For even older retired people living off their pensions and investments (my case) it’s different again. Myself, being comfortably FI, cash balances are basically mostly needed for operational things, ie lumpy expenses. New cars, expensive vacations, giving, renovations,etc. So cash requirements will depend on the expected cost and timing of these type of things. In my case, since I’m rebuilding one of our properties, I’m holding more liquidity than normal. How much I hold is determined by the construction schedule and my feelings about the stock market where I will create the liquidity.

With inflation heating up and interest rates so low, liquidity is very expensive. Each person should analyze their liquidity risks (as above) and decide what is required. Holding too much liquidity (I suspect pretty common around here) should be avoided.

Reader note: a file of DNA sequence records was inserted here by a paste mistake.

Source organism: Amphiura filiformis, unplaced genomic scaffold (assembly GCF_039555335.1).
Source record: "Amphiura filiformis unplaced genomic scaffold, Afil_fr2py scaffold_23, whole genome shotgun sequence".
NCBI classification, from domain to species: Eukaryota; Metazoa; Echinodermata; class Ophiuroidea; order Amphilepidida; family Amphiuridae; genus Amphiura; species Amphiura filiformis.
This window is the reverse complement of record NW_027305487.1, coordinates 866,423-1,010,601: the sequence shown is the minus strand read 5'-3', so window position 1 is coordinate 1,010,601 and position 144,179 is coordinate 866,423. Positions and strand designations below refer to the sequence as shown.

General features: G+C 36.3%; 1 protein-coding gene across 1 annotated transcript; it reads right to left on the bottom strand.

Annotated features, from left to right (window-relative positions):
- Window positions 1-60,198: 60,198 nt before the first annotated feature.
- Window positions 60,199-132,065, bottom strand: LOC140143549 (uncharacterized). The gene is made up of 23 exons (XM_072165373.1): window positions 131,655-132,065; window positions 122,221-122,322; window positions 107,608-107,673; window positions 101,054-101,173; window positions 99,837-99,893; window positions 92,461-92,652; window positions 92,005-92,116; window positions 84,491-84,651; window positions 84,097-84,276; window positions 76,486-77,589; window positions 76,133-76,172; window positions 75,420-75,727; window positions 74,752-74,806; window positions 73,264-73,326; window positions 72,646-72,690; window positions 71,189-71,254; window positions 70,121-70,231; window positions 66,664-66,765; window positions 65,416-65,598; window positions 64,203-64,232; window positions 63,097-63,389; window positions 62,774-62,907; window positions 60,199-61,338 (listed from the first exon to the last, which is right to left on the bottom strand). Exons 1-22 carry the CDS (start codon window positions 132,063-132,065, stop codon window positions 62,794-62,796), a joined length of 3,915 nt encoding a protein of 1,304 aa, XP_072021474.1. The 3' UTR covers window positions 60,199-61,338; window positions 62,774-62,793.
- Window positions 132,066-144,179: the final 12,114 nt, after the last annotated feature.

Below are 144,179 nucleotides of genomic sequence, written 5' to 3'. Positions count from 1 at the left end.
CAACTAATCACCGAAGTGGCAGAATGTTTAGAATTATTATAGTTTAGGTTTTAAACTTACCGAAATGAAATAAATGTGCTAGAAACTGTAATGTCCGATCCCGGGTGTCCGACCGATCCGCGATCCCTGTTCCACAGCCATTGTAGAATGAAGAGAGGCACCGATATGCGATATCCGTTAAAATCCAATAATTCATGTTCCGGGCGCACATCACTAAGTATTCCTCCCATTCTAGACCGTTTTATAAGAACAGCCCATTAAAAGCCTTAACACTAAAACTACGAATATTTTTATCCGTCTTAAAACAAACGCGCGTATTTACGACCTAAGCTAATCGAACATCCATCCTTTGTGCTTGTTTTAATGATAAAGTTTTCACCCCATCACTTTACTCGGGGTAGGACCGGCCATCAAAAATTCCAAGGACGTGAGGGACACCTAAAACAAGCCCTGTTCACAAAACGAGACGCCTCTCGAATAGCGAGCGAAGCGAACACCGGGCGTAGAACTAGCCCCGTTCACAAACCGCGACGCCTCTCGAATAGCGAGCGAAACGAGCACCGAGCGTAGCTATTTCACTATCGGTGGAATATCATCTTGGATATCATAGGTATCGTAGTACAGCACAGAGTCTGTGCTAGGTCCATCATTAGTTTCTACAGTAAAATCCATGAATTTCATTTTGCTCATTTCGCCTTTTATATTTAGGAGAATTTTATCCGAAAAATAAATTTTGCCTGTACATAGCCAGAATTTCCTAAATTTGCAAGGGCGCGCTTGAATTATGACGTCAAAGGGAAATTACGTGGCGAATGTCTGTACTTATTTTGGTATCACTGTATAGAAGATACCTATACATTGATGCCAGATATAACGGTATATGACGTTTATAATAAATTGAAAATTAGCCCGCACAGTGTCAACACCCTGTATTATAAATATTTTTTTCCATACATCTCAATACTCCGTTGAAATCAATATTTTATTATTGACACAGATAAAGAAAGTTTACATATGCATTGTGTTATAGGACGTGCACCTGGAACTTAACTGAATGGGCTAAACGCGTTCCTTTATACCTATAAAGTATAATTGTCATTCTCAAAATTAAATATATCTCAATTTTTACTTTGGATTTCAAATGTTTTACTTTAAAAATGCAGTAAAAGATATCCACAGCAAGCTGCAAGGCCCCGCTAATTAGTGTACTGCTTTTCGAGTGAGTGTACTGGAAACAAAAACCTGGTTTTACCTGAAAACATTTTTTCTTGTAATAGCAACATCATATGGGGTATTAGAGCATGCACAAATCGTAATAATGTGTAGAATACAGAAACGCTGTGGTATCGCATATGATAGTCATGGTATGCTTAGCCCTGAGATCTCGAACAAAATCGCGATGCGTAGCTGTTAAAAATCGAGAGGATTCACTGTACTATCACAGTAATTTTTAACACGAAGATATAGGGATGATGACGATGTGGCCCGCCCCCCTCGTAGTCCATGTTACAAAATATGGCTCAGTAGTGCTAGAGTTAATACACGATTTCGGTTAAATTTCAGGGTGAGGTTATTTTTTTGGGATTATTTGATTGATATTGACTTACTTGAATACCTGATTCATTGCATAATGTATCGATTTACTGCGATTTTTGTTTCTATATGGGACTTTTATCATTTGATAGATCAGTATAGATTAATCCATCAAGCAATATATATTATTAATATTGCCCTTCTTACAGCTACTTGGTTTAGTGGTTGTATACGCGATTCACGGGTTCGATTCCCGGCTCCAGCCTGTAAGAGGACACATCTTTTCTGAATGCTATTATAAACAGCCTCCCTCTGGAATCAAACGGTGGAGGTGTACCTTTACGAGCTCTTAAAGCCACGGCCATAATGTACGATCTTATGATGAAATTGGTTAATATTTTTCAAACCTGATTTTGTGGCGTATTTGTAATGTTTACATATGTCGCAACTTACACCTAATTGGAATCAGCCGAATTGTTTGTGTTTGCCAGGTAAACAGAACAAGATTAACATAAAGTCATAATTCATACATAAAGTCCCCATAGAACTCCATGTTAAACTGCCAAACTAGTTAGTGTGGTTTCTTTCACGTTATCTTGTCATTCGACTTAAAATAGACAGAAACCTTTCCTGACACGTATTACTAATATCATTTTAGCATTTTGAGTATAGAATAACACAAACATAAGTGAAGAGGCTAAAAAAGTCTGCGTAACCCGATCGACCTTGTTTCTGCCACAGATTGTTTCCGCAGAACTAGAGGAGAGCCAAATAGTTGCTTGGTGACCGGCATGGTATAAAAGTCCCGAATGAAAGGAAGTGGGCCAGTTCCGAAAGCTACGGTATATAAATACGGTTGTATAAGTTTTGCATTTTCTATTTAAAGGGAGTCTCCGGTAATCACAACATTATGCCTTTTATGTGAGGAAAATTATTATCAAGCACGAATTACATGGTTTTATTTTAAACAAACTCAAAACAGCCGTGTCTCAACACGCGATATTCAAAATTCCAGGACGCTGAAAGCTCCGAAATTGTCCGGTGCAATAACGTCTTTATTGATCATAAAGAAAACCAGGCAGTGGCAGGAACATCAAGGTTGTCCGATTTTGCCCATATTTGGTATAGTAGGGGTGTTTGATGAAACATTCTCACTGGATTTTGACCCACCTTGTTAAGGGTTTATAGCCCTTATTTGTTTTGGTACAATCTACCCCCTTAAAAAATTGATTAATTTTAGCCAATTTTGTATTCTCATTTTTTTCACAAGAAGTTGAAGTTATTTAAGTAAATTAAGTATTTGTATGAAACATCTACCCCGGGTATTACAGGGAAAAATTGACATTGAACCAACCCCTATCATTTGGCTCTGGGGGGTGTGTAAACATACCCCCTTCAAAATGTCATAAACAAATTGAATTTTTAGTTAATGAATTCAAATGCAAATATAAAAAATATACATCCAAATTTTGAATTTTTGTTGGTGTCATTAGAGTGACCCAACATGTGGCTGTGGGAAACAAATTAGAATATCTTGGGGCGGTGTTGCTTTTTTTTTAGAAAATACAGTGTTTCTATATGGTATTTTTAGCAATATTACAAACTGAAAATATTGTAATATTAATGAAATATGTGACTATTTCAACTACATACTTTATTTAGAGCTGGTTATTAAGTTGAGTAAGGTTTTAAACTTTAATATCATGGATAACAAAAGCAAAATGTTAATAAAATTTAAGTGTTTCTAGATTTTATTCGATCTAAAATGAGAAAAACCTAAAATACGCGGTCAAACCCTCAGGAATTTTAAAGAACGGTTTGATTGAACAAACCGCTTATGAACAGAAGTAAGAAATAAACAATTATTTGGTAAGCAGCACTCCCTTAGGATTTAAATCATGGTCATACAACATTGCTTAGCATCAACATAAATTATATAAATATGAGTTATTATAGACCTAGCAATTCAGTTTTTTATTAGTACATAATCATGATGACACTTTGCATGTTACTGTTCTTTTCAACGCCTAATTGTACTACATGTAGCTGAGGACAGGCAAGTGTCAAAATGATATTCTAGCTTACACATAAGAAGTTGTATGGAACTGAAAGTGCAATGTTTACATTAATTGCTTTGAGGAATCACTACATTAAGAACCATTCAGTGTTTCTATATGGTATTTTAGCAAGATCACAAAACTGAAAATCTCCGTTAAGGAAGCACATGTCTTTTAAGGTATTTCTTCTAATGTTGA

Last edited by SQRT on Sun Jul 18, 2021 8:20 am, edited 3 times in total.
KlangFool
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Re: Cash in bank to sleep well at night

Post by KlangFool »

socialforums2019 wrote: Sun Jul 18, 2021 7:28 am
KlangFool wrote: Sun Jul 18, 2021 7:22 am
socialforums2019 wrote: Sun Jul 18, 2021 7:10 am
KlangFool wrote: Sat Jul 17, 2021 2:09 pm
socialforums2019 wrote: Sat Jul 17, 2021 2:01 pm

Maxing out 401K ($19.5K), maxing $8.7K company match and started maxing backdoor Roth IRA ($6K)

End of month cash savings is around $1K/mo which we put into VTI taxable.
socialforums2019,

1) Your annual savings is 19.5K + 8.7K + 6K + 12K = 46.2K

2) Your portfolio is 1.53M with an AA of 82/18 (including CASH).

3) Your portfolio equal to 33 years of annual savings.

4) How old are you?